Another bite at pricier tests

another bite

Turns out that my inbox was full of articles about the latest testing controversy: the common core assessments, touted as more comprehensive and less focused on rote learning, will also be much, much more expensive to administer.

Again, this is hardly surprising, especially if the tests contain more essay questions. And again, my fear is that when the dust settles, we’ll have no way of measuring or comparing student performance at all.

Anyway, here are a number of links for those of you who are interested.

I especially recommend this first article, since it actually describes the tests being developed by the two common core consortia.

http://hepg.org/hel/article/572

These articles rehash the problems states and school districts are encountering, including technology shortfalls, greater testing time, and, as always, higher cost.

http://blog.heritage.org/2013/06/12/common-core-implementation-proves-problematic/

http://mobile.edweek.org/c.jsp?DISPATCHED=true&cid=25983841&item=http%3A%2F%2Fwww.edweek.org%2Few%2Farticles%2F2013%2F03%2F13%2F24parcc.h32.html%3Fcmp%3DSOC-SHR-FB

One comment

  1. Carolyn Sharette

    Great to have you back Mary!

    I wish there were more focus on the differing levels of education – basically, the skills areas and the content and critical thinking that follow. My concern is that the general public and educators have lost sight of the important distinction, and that we are making decisions that are inappropriate because we don’t honor the difference.

    Students in the early years need to master skills – reading, arithmetic, writing. These skills are the foundation of future learning and critical thinking. Only when students master the fundamentals can they move on to achieve proficiency in logic and rhetoric (classical educations terms) phases of learning where critical thinking and generalizing knowledge is expressed in written and verbal communication.

    Because many people (including most educators unfortunately) have believed the falsehood promoted in ed schools that skills are unimportant – or even worse, that focus on them is harmful to students – you see the great decline in basic academic skills in most of our urban cities among a great percentage of our students. Learning to read fluently, comprehend at basic levels and do arithmetic accurately and quickly used to be the goal of early American education. Everyone understood the vital importance of children gaining these skills. Now, our educators are taught in school, and we see it expressed in our elementary schools, that drilling these skills to proficiency levels is harmful to students and so our students are not prepared for the higher level thinking skills that should be manifesting in upper elementary. Because of this lack in focus, we are still focusing on basic skills all through elementary school, and sometimes into Jr. High and High School. These students never progress to logic and critical thinking phases.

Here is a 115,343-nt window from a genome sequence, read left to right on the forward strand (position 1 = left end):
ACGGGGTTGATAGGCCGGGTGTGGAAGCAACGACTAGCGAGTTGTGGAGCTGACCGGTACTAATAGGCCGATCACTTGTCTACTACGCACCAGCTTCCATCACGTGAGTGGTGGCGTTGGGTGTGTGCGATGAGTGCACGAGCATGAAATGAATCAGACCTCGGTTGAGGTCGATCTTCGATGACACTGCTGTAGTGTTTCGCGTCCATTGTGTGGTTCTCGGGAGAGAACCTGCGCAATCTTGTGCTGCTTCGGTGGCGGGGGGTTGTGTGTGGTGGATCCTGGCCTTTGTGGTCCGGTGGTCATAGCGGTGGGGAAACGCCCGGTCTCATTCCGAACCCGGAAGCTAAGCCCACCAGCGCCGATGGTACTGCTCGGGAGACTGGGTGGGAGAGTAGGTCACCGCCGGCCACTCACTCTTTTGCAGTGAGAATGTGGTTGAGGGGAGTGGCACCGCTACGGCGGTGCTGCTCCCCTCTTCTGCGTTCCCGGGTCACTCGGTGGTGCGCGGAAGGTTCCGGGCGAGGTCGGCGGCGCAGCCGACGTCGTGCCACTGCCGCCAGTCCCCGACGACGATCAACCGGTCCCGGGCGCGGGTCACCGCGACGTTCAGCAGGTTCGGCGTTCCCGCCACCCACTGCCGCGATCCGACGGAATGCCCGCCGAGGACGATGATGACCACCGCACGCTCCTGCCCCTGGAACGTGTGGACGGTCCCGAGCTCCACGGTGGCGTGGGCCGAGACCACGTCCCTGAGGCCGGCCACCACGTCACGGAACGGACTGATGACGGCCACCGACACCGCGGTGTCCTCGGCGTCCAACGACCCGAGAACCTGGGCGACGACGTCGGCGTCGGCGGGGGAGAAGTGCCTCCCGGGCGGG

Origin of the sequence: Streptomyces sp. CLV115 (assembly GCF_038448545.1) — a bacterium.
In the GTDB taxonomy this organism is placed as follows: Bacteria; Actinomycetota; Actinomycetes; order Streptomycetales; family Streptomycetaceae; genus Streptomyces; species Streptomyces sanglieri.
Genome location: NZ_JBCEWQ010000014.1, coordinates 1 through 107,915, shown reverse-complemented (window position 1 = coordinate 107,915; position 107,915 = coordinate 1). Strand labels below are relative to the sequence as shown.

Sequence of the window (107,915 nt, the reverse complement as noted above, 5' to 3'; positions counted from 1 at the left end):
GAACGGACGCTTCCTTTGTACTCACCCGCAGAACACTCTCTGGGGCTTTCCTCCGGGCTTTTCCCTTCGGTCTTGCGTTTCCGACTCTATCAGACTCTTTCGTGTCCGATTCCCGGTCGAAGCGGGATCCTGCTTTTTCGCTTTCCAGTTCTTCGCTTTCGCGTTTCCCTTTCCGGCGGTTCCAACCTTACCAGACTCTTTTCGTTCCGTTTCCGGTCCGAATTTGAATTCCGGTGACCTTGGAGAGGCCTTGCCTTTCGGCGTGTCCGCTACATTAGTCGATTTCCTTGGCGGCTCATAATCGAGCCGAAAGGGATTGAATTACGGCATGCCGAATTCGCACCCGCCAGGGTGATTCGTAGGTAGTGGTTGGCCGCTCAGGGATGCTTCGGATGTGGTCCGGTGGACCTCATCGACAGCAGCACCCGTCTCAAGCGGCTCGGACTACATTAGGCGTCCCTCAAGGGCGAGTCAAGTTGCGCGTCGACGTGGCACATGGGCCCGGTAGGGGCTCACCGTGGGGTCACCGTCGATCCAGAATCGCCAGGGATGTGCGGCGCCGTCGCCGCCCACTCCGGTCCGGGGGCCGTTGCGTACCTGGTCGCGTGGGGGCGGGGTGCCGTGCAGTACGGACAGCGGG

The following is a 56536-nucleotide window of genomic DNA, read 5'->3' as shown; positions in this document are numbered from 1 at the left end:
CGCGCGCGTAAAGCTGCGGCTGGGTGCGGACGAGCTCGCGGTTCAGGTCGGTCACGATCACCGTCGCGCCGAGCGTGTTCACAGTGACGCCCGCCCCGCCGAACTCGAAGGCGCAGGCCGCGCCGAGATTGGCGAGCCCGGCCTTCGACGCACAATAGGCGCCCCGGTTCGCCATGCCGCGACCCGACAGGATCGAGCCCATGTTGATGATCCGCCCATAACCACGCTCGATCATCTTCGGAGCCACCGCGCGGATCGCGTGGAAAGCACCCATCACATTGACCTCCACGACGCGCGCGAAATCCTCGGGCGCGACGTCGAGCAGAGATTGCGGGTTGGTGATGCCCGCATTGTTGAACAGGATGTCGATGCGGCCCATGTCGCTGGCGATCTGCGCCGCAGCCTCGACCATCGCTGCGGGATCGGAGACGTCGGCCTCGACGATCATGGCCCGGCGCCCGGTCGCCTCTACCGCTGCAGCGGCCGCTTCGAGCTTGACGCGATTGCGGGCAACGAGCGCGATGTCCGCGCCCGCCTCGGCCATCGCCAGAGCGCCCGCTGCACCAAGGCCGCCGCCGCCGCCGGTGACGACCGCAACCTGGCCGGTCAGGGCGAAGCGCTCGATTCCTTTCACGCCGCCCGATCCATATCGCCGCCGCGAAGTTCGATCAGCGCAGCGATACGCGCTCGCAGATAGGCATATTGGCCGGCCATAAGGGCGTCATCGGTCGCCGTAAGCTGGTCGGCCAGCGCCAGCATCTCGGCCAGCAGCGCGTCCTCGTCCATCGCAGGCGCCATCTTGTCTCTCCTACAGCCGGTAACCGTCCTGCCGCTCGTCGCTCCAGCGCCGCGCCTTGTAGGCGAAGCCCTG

This tragic neglect of basic skills is the foundational weakness of our schools. Students learning English while learning basic skills need longer school days and years, but can achieve proficiency if given targeted, intensive instruction in both (English and academic skills).

    This is connected to testing because I believe testing students on the basic skills and publicizing the results of those tests would help us to see what programs and methods are most successful at ensuring students achieve mastery in the basic skills. This would require student testing and reporting in grades K-3. Right now our tests don’t begin until grade 3, with the exception of the DIBELs reading assessment, the results of which are not widely disseminated. Testing basic skills in early elementary and publicizing the results would be a less costly approach to assessments and would probably give us a clear picture of how “smart” our kids are, and are going to be.

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